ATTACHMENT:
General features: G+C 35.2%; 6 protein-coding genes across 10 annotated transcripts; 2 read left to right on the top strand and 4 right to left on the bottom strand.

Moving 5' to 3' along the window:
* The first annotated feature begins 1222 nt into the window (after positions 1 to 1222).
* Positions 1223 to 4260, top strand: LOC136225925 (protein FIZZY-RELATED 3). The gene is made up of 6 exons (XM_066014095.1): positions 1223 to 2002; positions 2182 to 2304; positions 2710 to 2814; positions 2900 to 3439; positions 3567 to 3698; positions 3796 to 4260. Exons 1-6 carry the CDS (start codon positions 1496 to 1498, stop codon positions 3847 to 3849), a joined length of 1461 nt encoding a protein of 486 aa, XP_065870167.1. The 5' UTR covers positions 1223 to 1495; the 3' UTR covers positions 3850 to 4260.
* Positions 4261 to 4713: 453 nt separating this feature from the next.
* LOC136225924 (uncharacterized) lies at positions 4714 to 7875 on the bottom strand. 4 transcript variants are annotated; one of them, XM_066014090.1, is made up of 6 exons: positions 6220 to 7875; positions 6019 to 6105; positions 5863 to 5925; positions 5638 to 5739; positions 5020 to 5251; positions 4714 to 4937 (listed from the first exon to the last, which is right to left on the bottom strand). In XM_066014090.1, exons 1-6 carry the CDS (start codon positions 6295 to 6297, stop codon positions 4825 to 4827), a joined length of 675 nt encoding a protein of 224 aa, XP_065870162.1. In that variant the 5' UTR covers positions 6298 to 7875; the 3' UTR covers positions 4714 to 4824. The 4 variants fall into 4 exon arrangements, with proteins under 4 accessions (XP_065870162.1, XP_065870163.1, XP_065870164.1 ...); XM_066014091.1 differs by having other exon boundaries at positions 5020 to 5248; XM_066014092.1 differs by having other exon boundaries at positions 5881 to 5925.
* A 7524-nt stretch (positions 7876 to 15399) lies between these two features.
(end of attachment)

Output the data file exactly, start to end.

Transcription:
General features: G+C 35.2%; 6 protein-coding genes across 10 annotated transcripts; 2 read left to right on the top strand and 4 right to left on the bottom strand.

Moving 5' to 3' along the window:
* The first annotated feature begins 1222 nt into the window (after positions 1 to 1222).
* Positions 1223 to 4260, top strand: LOC136225925 (protein FIZZY-RELATED 3). The gene is made up of 6 exons (XM_066014095.1): positions 1223 to 2002; positions 2182 to 2304; positions 2710 to 2814; positions 2900 to 3439; positions 3567 to 3698; positions 3796 to 4260. Exons 1-6 carry the CDS (start codon positions 1496 to 1498, stop codon positions 3847 to 3849), a joined length of 1461 nt encoding a protein of 486 aa, XP_065870167.1. The 5' UTR covers positions 1223 to 1495; the 3' UTR covers positions 3850 to 4260.
* Positions 4261 to 4713: 453 nt separating this feature from the next.
* LOC136225924 (uncharacterized) lies at positions 4714 to 7875 on the bottom strand. 4 transcript variants are annotated; one of them, XM_066014090.1, is made up of 6 exons: positions 6220 to 7875; positions 6019 to 6105; positions 5863 to 5925; positions 5638 to 5739; positions 5020 to 5251; positions 4714 to 4937 (listed from the first exon to the last, which is right to left on the bottom strand). In XM_066014090.1, exons 1-6 carry the CDS (start codon positions 6295 to 6297, stop codon positions 4825 to 4827), a joined length of 675 nt encoding a protein of 224 aa, XP_065870162.1. In that variant the 5' UTR covers positions 6298 to 7875; the 3' UTR covers positions 4714 to 4824. The 4 variants fall into 4 exon arrangements, with proteins under 4 accessions (XP_065870162.1, XP_065870163.1, XP_065870164.1 ...); XM_066014091.1 differs by having other exon boundaries at positions 5020 to 5248; XM_066014092.1 differs by having other exon boundaries at positions 5881 to 5925.
* A 7524-nt stretch (positions 7876 to 15399) lies between these two features.